After a recent visit to the doctor's office, I was asked to fill out a survey on my "patient experience." One question read, "Was the person who roomed you courteous and helpful?"
For a moment, I was perplexed. I wasn't aware that anyone had roomed me (a process that didn't sound like a lot of fun). Then I wondered whether someone had roomed ...Read more
Today, I serve up an alphabet soup of lettery lore. Letter rip!
"Strengths" is the longest word in English to have only one vowel, while "rhythms" is the only common word in English without an a, e, i, o or u.
The word "latchstring" latches on to a string of six consonants in a row (tchstr), while "queueing" (a variant spelling of "queuing")...Read more
What's the deal with "comptroller" and "controller"?
Peter Van Winkle of Boston asked me that question a while ago, and it's time to settle this past-due account. (And no, despite Peter's last name, it hasn't been 20 years.)
To paraphrase Olivia Newton-John, "Let's get fiscal."
Both "controller" and "comptroller" come from the 13th-century ...Read more
Loyal readers have just scooped up the latest batch of errors in newspapers and other publications. Can you spot the blots?
No. 1: "Self-service food bars were closed to prevent too many hands on ladies." Were man "handles" a concern as well?
No. 2: "Investigators chased leads and spoke to witnesses as they honed in on Martinez's killer."
Seventy years ago, on Oct. 3, 1951, New York Giants outfielder and second-baseman Bobby Thomson blasted "the shot heard round the world" -- a three-run homer in the ninth inning of the final playoff game to win the National League pennant for the Giants over the Brooklyn Dodgers.
A recent newspaper story described the excitement and pride of ...Read more
I was riffling through my mailbox the other day, when I came across this letter from John Daigle of Vernon, Connecticut: "I often hear the 'talking heads' on TV say 'rifling' when I think they mean 'riffling,' as in 'riffling through a file.' Could you spend a paragraph on this sometime?"
At the risk of being called a talking head, I'll ...Read more
Q: When we talk about bailouts of banks, does "bail" refer to bailing out a boat with a bucket or to jumping out of a crippled plane? And what about bailing someone out of jail? Are these "bails" related? -- Chris Ryan, New York City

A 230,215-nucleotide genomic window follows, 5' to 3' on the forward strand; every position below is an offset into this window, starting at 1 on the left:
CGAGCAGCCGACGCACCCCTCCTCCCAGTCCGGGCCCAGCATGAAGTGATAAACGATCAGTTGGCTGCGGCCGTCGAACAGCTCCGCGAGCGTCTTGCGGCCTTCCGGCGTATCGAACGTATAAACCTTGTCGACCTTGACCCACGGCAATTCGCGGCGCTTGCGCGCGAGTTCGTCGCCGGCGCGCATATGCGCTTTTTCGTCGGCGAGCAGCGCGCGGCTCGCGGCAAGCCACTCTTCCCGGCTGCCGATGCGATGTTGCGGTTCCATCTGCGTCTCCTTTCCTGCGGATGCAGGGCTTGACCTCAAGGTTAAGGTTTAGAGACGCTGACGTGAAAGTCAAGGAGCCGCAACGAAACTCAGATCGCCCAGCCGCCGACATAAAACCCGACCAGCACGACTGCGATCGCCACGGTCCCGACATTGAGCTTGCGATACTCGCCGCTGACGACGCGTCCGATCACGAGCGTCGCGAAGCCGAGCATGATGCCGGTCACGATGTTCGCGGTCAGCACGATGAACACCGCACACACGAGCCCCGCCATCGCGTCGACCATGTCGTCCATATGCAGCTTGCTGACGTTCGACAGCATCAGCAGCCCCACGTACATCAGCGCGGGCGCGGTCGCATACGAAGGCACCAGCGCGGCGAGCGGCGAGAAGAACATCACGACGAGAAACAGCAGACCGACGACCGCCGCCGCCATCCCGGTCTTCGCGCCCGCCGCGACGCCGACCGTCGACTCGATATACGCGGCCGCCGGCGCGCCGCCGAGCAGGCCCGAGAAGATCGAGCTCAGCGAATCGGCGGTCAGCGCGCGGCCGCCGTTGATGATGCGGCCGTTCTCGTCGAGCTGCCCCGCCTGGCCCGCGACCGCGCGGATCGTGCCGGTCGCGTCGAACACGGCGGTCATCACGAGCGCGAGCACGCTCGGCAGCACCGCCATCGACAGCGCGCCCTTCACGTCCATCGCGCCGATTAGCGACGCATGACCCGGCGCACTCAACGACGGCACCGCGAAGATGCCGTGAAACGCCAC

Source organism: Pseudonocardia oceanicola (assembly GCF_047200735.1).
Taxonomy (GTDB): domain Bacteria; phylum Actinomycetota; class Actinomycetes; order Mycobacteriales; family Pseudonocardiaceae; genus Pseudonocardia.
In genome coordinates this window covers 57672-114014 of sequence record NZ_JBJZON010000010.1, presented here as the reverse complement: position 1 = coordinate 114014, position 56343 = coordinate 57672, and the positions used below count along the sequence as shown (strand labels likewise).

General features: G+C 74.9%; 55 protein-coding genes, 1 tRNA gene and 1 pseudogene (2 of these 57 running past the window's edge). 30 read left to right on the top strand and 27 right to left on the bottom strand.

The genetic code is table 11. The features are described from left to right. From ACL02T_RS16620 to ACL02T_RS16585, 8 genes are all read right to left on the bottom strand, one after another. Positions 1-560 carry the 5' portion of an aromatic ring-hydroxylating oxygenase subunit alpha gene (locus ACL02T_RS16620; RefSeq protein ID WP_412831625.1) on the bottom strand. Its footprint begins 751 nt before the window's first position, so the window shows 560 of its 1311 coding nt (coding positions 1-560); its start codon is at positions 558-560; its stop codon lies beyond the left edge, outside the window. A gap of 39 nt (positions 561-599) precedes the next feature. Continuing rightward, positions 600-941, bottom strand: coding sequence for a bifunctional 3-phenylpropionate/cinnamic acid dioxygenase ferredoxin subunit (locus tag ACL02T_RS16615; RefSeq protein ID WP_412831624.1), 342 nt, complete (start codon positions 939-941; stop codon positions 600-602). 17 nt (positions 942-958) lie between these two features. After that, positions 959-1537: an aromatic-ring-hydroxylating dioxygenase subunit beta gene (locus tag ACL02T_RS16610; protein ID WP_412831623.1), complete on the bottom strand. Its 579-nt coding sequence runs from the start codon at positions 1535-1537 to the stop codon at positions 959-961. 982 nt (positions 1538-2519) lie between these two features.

A: Yes! The bail in all three senses ultimately derives from the Latin "bajulare," meaning "to carry; bear a ...Read more
Q: I'm all for eliminating spaces and hyphens! No more "cell phones!" It should be "cellphones." No more "e-mail"! It should be "email." Please address this in your column. -- NaLo Walls via email (or "e-mail"?!)
A: Sometimes I, too, feel like shouting "No more cellphones or email!" -- but not for the reasons you cite.
As for the hyphens, I'...Read more
Q. When should "enclosed" be used vs. "inclosed"? Is there a difference in meaning? -- Katherine Evans, Beaver Falls, Pennsylvania
A. You might assume that "enclose" should mean "to surround something" (enclose the corral) and that "inclose" should mean "to insert something" (inclose a resume).
In fact, "inclose" is a needless variant of "...Read more
Spinster. Gypped. Grandfather clause.
These are among many terms now deemed racist, sexist, ageist or otherwise offensive. Whether you think these linguistic cancellations are long overdue, or you view them as political correctness run amok, it's worth knowing what terms are being challenged and why.
We've happily bid adieux to overtly ...Read more
I recently applied for a refinance of my home mortgage. You know the drill: Scour your files to find 800 gajillion pages of documentation to prove you're not a deadbeat. (By the end of this process, I was surely beat and almost dead.)
But why are people who don't pay their bills called "deadbeats?"
We sniff the trail like bloodhounds for ...Read more
Q: I know that the sentence "He looks like me" is correct usage. Does the same apply in sentences such as "He is like me"? Granted, "He is like I" sounds very clumsy, but I thought the "am" was implied (He is like I am). -- Glenda Fayard, Los Gatos, California
A: "He looks like me" and "he is like me" are correct because, in both cases, "like...Read more
As I write this, I'm watching two loons float calmly across a mountain lake in the northern Adirondacks. Oops -- make that one loon; the other one just dove beneath the surface.
This ornithological display makes me wonder if the word "loon," meaning a bird, is related to "loony" or "lunatic," meaning crazy. After all, loons do engage in ...Read more